Euro zone growth holds steady and inflation pips up, but a surprise fall in German retail sales raises questions over the bloc's recovery. And, as Ciara Lee reports, Japan's latest numbers point to even more weakness as central bank policymakers gather ahead of their policy announcement this week.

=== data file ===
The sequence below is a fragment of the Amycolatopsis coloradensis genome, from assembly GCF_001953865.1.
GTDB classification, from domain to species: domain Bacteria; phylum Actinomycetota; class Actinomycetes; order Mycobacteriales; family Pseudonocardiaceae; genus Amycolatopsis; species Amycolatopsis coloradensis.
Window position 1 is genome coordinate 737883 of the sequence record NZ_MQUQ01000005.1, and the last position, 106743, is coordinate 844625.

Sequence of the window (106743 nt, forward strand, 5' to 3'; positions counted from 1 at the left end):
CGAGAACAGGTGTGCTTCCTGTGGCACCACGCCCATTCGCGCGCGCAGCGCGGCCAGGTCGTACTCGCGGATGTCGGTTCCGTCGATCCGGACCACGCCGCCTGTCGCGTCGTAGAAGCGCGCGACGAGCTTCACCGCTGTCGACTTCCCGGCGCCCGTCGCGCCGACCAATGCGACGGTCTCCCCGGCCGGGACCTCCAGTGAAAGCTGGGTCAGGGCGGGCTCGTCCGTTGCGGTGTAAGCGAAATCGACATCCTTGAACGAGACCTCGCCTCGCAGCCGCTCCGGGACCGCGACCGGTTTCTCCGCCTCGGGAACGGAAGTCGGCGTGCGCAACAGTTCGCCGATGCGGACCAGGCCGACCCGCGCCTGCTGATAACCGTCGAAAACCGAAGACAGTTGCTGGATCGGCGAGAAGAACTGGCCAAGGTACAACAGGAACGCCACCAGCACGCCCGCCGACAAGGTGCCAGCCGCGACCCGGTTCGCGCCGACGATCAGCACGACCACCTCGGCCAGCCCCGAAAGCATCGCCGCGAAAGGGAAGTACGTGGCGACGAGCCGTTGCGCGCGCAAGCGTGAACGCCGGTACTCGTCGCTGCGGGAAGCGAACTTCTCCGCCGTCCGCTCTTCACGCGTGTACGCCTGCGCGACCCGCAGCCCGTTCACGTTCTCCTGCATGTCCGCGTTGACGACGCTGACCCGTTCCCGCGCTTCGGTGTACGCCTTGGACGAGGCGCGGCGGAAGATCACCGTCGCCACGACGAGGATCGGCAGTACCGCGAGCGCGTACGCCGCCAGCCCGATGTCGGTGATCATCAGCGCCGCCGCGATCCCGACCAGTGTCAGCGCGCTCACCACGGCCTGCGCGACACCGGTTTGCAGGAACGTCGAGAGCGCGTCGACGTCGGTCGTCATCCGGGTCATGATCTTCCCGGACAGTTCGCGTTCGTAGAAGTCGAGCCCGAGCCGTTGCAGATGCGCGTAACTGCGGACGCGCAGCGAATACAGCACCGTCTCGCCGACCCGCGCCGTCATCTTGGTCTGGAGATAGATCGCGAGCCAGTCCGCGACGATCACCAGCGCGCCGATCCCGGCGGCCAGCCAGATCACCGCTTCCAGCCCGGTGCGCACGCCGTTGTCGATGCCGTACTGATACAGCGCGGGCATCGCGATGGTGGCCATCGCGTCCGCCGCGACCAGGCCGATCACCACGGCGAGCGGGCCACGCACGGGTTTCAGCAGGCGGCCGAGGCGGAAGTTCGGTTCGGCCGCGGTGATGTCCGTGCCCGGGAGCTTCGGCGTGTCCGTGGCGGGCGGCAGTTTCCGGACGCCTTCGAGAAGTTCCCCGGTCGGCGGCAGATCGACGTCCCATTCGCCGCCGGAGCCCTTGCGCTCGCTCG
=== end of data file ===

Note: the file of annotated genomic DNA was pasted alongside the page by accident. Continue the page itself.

Euro zone growth was steady but tepid in the last quarter, according to new data. GDP rose 0.3 percent, the same as in Q2. Year on year the euro zone economy expanded 1.6 percent. (SOUNDBITE) (English) JEREMY STRETCH, HEAD OF CURRENCY STRATEGY AT CIBC WORLD MARKETS, SAYING: "Of course there remains underlying headwinds in terms of short-term data releases, and of course we have ongoing political risk in terms of the constitutional referendum in Italy into the start of December and then of course the elections in 2017. But such factors not withstanding, I think there are still some degrees of cautious optimism regarding the European outlook." Inflation picked up in October due to a smaller decline in energy prices, the flash data revealed. But excluding the most volatile prices for unprocessed food and energy, inflation was just 0.7 percent year-on-year, down from 0.8 percent in the previous five months, and a fair way off the ECB's 2 percent target. Even less encouraging - Germany's September retail sales, falling the most in two years, partly thanks to a warm September. But some consider the indicator too volatile. (SOUNDBITE) (English) JEREMY STRETCH, HEAD OF CURRENCY STRATEGY AT CIBC WORLD MARKETS, SAYING: "We need to look at broader trends, and of course if there were to be signs that the labour market which has been remarkably robust, and Germany were to start to lose momentum, then perhaps that could be complicit in a more protracted deceleration." Outside Europe, concerns over Japan's recovery. Industrial output stalled in September in a sign the economy may be losing steam due to weak consumer spending and exports. And markets also looking for pointers on policy when the U.S. Fed meets this week. No rate hike is expected until December, but investors will be looking at the language used, particularly with election day just round the corner.